The way your organization is structured influences how you manage and run projects. It can also influence how much authority and reach you have to do your job as a project manager.
There are three common organizational structures, and project managers work in all of them: functional, project, and matrix. Let's take a look at the advantages and disadvantages of each so you know what you're up against when you join a new structure.
Functional Organizational Structure
In a functional organization structure, the project manager and all the resources work in the same company division, such as the sales and marketing department. Generally, the functional manager has more authority than the project manager.
The functional structure gives you the least power as a project manager, but offers plenty of other advantages:
- It works well for small teams and small projects because the function has full control over the team members and other resources required.
- You can easily access the experts you need because they are in the same functional area.
- It’s quick to get everyone together to resolve problems related to the project.
- You can limit the project communications tools you need to use because the team is relatively small and simple.
- You often get enthusiastic team members who are keen to work on the project because it provides them with career opportunities. Project work can be a great way to motivate your team.
- If you are handing the project over to a functional team, it will be the functional team you work in, which can make closing a project easier.
Although this structure has plenty of advantages, also consider some downsides:
- Work takes place in a silo, which might mean you don’t have access to people outside your functional division.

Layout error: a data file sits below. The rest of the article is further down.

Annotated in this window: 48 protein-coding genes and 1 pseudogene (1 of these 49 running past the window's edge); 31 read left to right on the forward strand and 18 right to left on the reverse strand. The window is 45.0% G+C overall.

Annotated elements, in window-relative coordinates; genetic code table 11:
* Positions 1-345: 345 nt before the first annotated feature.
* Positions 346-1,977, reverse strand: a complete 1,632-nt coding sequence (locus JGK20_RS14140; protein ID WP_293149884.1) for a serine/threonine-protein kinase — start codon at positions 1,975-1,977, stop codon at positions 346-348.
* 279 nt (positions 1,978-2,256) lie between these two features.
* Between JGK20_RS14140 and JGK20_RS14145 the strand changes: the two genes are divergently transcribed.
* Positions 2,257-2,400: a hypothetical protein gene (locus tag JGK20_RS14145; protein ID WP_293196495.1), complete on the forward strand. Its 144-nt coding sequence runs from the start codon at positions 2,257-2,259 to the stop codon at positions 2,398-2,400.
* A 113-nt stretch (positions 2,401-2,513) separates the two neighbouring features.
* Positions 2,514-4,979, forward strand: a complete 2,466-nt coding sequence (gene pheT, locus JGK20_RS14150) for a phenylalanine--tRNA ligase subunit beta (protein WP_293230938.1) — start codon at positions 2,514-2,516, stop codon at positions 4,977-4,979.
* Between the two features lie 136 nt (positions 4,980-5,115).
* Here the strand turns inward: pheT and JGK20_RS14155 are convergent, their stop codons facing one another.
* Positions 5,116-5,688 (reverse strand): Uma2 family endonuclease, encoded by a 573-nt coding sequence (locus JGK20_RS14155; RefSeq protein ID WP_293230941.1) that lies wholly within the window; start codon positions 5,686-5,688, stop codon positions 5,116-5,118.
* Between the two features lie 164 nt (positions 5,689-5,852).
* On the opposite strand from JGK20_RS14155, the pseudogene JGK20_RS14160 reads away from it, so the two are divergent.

- People on the project team might be more loyal to their department or team manager than to their work on the project, which can create conflicts.
- A large project can end up with a functional project manager for each function. It can result in work falling through the cracks if all project managers don’t work harmoniously together.
- Functional work can be isolating in that you don’t have an opportunity to network widely with the company. Maintaining a strategic focus can be harder.
Project Organizational Structure
Dedicated teams are put together to work on projects in a project organizational structure. The project manager probably has line management responsibility for the project team members. Examples of this would include large construction builds, but also corporate initiatives that require a dedicated team. The project manager has ultimate authority, reporting to the project sponsor and the project board. The individuals on the team work directly for the project manager.
The obvious advantage of a project structure is that you have more control over the team, but other advantages are in place, too:
- Teams can have a strong sense of identity. It is the easiest structure within which to create a strong team culture.
- The whole team is focused on the team’s goals, so conflict of loyalty exists with the day job for the people working on the project. Their day job is the project.
- Resources are dedicated to the project, so it’s much easier to schedule work. You’ll know when the team members are available and there’s no risk they'll be pulled off at short notice to business-as-usual work for another manager.
- Projects run in this structure are great environments for improving your project management skills as well as more technical leadership skills.
The project structure is the easiest to work with, but still has some drawbacks:
- Having a team dedicated to one project is an expensive commitment. It tends to be an option only on big projects.
- If you remove people from their functional jobs, they might find it difficult to go back, especially if the project is long. Project work stretches you, so returning to your previous role after working in a multidisciplinary environment on a new, challenging project, isn't an appealing prospect for many people. Thus, managing the transition of the team when you close a project becomes even more important.